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AP Impersonation on WLC

Has anyone seen the WLC reporting its own APs as impersonating APs? I checked the forum and found one conversation relating to this and my 802.11a is set to Country already. But I am see ing this on the B/G side. Any thoughts?

Rob Huffman
Hall of Fame Community Legend

Hi Joseph,

That is an interesting one isn't it! Do you have these AP's set up in an RF Group? If they are not I would think that this is expected behaviour. Have a look at the following;

Use the Access Point (AP) Impersonation Feature on the WCS

The AP Impersonation feature improves the detection of rogue APs that attempt to impersonate valid Cisco 1000 Series LAPs. This feature creates a radio frequency (RF) network group, and the Cisco 1000 Series LAPs in the same group distribute radio resource management (RRM) neighbor packets to each other. If a Cisco 1000 Series LAP hears packets from another Cisco 1000 Series LAP from which it has not received any RRM neighbor packets, then the Cisco 1000 Series LAP can assume that the new AP is impersonating a Cisco 1000 Series LAP and therefore reports it as a rogue AP.

I'm also curious what version of WLC you are running as there was a bug (CSCsb90622) that related to this type of problem.

Hope this helps!


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Thanks Rob for the info.

The APs are in a RF group. The version of code I am running is The TAC Engineer I am talking with suggests upgrading the code to which fixes the bug you refer to. I'll do that and see if it resolves this issue.

It didn't for us. Not only do AP impersonation messages flood our message logs, but the controllers still see and label our own cisco antennae as rogues. Let me know how you guys make out?

This problem has persisted for us at more than one customer site since the summer of 2006 and has persisted with every revision up to and including (most recent at this time).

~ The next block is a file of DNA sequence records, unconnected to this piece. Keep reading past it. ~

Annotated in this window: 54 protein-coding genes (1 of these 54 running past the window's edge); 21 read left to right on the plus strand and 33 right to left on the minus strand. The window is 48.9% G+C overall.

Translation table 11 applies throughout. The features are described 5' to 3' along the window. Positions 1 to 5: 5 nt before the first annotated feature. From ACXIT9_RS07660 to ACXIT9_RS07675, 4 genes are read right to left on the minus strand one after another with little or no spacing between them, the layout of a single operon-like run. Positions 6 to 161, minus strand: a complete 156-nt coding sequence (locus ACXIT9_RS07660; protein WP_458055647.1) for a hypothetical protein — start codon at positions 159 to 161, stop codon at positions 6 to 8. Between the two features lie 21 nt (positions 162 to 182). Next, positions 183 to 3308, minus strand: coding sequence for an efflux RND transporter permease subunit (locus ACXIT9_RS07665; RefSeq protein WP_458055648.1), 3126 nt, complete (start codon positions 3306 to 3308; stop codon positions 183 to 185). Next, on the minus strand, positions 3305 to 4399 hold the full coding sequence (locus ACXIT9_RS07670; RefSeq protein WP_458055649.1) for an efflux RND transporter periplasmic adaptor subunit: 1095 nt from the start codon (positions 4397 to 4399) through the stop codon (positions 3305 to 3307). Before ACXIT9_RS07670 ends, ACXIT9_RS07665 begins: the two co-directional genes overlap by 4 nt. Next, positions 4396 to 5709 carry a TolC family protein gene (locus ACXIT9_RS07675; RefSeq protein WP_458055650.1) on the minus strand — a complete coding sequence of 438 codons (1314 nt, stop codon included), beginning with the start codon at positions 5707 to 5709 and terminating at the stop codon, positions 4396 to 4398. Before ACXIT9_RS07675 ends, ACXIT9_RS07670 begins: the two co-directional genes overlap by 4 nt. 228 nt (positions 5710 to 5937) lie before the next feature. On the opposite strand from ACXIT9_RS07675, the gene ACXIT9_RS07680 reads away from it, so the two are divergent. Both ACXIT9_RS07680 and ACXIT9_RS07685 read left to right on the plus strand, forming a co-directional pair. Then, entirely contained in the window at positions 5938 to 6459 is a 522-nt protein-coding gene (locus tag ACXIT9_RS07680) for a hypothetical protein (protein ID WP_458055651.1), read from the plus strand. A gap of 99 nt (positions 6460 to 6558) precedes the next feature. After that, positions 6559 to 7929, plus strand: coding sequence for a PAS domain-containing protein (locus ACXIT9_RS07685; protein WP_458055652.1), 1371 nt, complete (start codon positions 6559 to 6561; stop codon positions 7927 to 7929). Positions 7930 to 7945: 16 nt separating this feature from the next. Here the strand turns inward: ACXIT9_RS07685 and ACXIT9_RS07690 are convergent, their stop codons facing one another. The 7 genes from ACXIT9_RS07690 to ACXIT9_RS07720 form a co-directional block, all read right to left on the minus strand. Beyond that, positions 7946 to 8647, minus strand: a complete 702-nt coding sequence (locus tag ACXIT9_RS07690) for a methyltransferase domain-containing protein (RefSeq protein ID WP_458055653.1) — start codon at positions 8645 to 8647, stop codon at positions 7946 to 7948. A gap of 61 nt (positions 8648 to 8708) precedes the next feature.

Have you opened up a case with Cisco TAC on this? If so, what is their response?

I believe that items like these will only get fixed if TAC gets enough pushback on them and understands that the problem is not specific to a particular installation site - which it is not.

A few observations:

I have not observed this when using the older 1010 series (AireSpace) access points.

I have seen this when using the AIR-LAP1131AG access points in both lightweight out-of-the-box as well as in autonomous-converted-to-LWAP. We also have lightweight out-of-the-box AIR-LAP1242AG access points at one of these installations.

It has also been observed in installations using AIR-AP1231's converted to LWAP.

We also see chronic AP Disassoc false alarms which (possibly) are somehow related to the other false alarm.

I suspect that in installations where there is a higher density of access points, where more access points will be detected by other access points (i.e.: multi-floor installations where RF coverage travels through the floor, academic environments with one AP per classroom to meet user density, etc.) that this problem may be more pronounced.

Also, I am wondering if the "virtual" MAC address assigned to each SSID broadcast by the each AP (where the radio MAC address is incremented for each SSID on the AP), if there ends up being an overflow of the AP's neighbor table (for example: 8 SSID = 8 MAC addresses * the number of adjacent APs can result in a fairly large table for each AP.

Or could there be problems with the system correlating virtual MAC addresses to the actual underlying AP?

- John

There's another thread bordering on this issue, where Rogue suppression is detected as a disassociation flood attack. Anyhow, one relevant bug is CSCse87066, which supposedly was fixed in but we're not entirely confident that the APs misinterpreting each other for rogue and disassociation flood purposes is actually solved yet. At least the alarm issue is still present for many people in the latest release, release notes nonwithstanding.

I am using and the issue is still present. I have asked our Cisco CE to find out if and when this will be fixed. This new code fixes the AP reboot issue, caused by the controllers not sending ARP's to the 6500.

I am using and the issue is still present. I have asked our Cisco CE to find out if and when this will be fixed. This new code fixes the AP reboot issue, caused by the controllers not sending ARP's to the 6500.

Cisco has two bugs that they have linked to the TAC cases that have been opened for the false "AP Impersonation" alarms:



I am not sure how pertinent they are to the specific TAC cases we have open, but I thought this might be worth posting here.

- John

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